Thursday, March 31, 2011

The Eagle of the Ninth

The Eagle of the Ninth is a 1954 novel by Rosemary Sutcliff, about a Roman family in Britain in the second century, that was recently made into a film called The Eagle.   Marcus Flavius Aquila is a young Roman Centurion who has asked to be posted to Britain so that he may find out what happened to his father's legion, the Ninth, that famously disappeared north of Hadrian's Wall.

Shortly after arriving at his fort in Britain, Marcus becomes seriously injured in a battle with native British, and the injury ends his military career.  While recuperating from his injuries, Marcus hears that the bronze eagle standard of his father's legion has been seen in the north and is in the possession of an unknown tribe.

Upon his recovery Marcus, along with Esca, a slave he has freed, heads to the north, in the guise of an Greek eye doctor to move among the tribes and find the eagle.  Marcus is well received by the tribes, as he has received some rudimentary training in eye care and successfully provides some treatment to the natives.  While there, Marcus and Esca learn more about the location of the standard and follow it to a remote coastal village that is a religious center among the tribes.  During a religious ceremony, Marcus and Esca see the eagle displayed and decide that night to sneak into the nave where it is kept and recover it.

After taking the standard, the two flee to Hadrian's Wall with the villagers in hot pursuit.  After a tumultuous chase, with several close calls, Marcus and Esca finally make it safely to south Britain with their prize.  Due to the circumstances of the loss of the standard a Roman official recommends that the eagle be buried and tells Marcus that there is no way the Ninth Legion will be re-formed, but he is successful in petitioning Rome for a land award and a pension for Marcus for the services he has provided.  The book ends with Marcus, Esca and Marcus' beau deciding to take the awarded land in Britain and to farm it, as Marcus comes from a long line of farmers.

If not for the recent film I would have never heard of this little book.  As usual, the book is better than the movie.  In this case, the movie was over dramatized and much less believable than the book.  In the film, the natives are little more than bloodthirsty savages, in an Indiana Jones way, whereas in the book they are much more sophisticated, more human and less cartoonish.  Likewise, the book presents the Romans as more realistic and not in a "Rome Rules!" kind of way.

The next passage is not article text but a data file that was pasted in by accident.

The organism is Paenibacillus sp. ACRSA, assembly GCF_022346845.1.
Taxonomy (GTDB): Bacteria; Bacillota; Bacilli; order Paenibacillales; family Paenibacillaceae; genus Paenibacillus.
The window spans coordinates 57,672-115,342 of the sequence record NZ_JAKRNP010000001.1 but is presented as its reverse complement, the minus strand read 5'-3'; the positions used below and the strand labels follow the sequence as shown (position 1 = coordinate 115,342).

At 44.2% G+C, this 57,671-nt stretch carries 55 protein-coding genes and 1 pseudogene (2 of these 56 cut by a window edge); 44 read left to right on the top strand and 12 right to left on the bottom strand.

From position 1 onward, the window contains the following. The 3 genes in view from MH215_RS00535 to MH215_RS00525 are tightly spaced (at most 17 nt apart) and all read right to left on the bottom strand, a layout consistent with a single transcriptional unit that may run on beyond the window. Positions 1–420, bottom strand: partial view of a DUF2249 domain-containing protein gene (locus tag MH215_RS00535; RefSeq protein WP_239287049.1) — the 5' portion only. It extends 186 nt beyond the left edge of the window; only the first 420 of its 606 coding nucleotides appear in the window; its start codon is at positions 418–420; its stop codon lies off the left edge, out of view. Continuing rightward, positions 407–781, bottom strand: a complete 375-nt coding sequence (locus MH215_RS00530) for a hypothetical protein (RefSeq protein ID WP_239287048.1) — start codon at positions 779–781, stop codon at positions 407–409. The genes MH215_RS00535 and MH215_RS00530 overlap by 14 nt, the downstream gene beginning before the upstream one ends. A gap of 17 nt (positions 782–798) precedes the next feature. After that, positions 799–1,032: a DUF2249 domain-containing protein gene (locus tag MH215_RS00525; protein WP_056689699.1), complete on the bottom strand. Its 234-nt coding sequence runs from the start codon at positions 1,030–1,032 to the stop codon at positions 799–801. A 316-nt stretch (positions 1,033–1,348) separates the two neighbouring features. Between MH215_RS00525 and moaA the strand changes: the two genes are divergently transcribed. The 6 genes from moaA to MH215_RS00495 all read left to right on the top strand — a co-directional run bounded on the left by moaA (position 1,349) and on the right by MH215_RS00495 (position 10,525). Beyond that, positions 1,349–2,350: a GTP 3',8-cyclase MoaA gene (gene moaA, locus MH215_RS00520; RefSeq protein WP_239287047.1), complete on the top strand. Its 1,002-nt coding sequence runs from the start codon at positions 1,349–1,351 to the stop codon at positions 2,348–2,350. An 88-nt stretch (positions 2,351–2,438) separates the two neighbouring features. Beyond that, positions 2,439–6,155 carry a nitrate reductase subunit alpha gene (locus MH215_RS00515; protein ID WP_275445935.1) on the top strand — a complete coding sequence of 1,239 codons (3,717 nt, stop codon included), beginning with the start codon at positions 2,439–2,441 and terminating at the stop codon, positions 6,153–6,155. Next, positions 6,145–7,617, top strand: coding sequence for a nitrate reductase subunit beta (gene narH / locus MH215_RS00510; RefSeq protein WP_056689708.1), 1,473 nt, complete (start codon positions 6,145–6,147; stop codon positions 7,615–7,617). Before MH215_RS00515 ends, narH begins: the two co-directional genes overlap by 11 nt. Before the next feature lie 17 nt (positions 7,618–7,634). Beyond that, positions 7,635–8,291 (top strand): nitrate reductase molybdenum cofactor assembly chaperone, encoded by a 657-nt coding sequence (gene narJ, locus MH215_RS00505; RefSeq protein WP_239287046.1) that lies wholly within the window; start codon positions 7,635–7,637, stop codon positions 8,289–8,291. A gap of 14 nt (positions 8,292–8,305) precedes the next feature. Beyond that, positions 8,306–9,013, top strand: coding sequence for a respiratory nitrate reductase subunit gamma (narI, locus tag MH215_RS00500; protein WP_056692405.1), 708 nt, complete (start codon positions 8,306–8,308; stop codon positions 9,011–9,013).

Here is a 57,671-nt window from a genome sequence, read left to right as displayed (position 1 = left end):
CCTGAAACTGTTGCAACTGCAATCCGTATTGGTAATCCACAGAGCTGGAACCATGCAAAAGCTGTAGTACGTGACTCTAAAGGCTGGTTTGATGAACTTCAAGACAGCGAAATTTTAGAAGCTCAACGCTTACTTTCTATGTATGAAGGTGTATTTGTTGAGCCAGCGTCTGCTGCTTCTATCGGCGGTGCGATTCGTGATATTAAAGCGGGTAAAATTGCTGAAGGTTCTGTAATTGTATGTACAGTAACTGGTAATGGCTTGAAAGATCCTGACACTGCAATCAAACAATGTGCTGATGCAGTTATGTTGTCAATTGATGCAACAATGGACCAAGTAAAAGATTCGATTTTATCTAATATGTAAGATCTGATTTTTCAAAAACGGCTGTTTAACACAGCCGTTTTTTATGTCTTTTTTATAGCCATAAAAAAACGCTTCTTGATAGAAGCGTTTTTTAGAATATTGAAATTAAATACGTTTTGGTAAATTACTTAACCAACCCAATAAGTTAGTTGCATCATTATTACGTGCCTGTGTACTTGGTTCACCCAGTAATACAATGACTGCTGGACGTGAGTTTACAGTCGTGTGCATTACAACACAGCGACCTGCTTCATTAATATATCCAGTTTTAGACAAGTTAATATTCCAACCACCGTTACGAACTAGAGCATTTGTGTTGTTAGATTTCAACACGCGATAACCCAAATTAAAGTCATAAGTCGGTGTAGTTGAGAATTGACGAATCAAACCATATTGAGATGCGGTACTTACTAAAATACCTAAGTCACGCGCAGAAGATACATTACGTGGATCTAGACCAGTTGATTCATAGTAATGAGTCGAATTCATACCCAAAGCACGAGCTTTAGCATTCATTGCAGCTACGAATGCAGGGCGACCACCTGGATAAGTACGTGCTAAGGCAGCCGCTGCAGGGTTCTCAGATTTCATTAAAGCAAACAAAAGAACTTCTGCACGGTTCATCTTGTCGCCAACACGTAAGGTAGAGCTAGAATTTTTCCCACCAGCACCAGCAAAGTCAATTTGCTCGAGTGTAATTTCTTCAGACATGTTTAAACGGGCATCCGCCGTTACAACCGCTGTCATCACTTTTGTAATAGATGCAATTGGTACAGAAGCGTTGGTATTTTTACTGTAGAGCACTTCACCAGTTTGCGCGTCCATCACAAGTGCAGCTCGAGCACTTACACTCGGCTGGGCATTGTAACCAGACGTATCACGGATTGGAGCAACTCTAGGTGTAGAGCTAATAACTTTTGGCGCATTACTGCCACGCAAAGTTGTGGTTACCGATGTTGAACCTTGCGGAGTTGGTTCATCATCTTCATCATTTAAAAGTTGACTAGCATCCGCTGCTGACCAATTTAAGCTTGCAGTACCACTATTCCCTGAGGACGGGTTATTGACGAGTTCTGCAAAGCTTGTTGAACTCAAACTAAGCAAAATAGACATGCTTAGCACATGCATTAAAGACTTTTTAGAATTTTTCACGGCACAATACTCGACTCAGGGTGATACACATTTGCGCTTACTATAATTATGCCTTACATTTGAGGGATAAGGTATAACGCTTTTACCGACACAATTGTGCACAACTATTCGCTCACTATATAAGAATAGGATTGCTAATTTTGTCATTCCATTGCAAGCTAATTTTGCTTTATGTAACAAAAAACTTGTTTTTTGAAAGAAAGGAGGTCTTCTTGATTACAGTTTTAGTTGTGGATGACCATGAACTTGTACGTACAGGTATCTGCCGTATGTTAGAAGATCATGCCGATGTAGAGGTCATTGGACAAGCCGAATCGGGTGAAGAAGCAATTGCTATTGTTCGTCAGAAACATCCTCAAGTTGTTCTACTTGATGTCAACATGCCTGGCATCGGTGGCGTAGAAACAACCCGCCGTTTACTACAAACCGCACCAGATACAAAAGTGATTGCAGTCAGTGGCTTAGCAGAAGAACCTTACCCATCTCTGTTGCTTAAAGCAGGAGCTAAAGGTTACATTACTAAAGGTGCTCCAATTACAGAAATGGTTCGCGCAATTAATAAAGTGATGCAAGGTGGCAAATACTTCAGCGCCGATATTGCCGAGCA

Overall, a pleasant book to read: a good story, light reading but informative about that era in British history. 

Monday, March 21, 2011

Urban Myths

Ugh. Yet another urban myth spam email ended up in my inbox today. This one is a protest of a (supposed) upcoming film called Corpus Christi, based on a theater production of the same name in which Christ and his disciples are portrayed as being gay.

A very quick Google search of "Corpus Christi film" turns up a page exposing the spam-mail as a hoax, one that has been around since at least 2001.  Yes, there is such a theater production, but no, there is no film based on it. There is a documentary film out there about the making of the theater production, and perhaps there is where some of the confusion lies.

I typically react to these urban legend spams in a couple of ways, delete and forget, or find the reference in one of the urban myth sites and reply with it, taking into account the personality of the person who forwarded the email to me. 

There needs to be some sort of an email filter that looks for repetitive subject lines, based on an updated urban legends database, and automatically returns the email with a new "Hey Gullible" subject line.  Either that or have it automatically reply with one of those Nigerian prince scams, sort of a Rickrolling for the Internet noobs.

Friday, March 18, 2011

March Madness

Why do I bother entering NCAA Tournament pools?  I end up rooting against teams I like in favor of teams that will help my pool.  I'm sitting here watching Villanova beating George Mason, hoping GM comes back to win so I can get those valuable two points.  Oh well, it will be worth it if I end up in the money. Heh.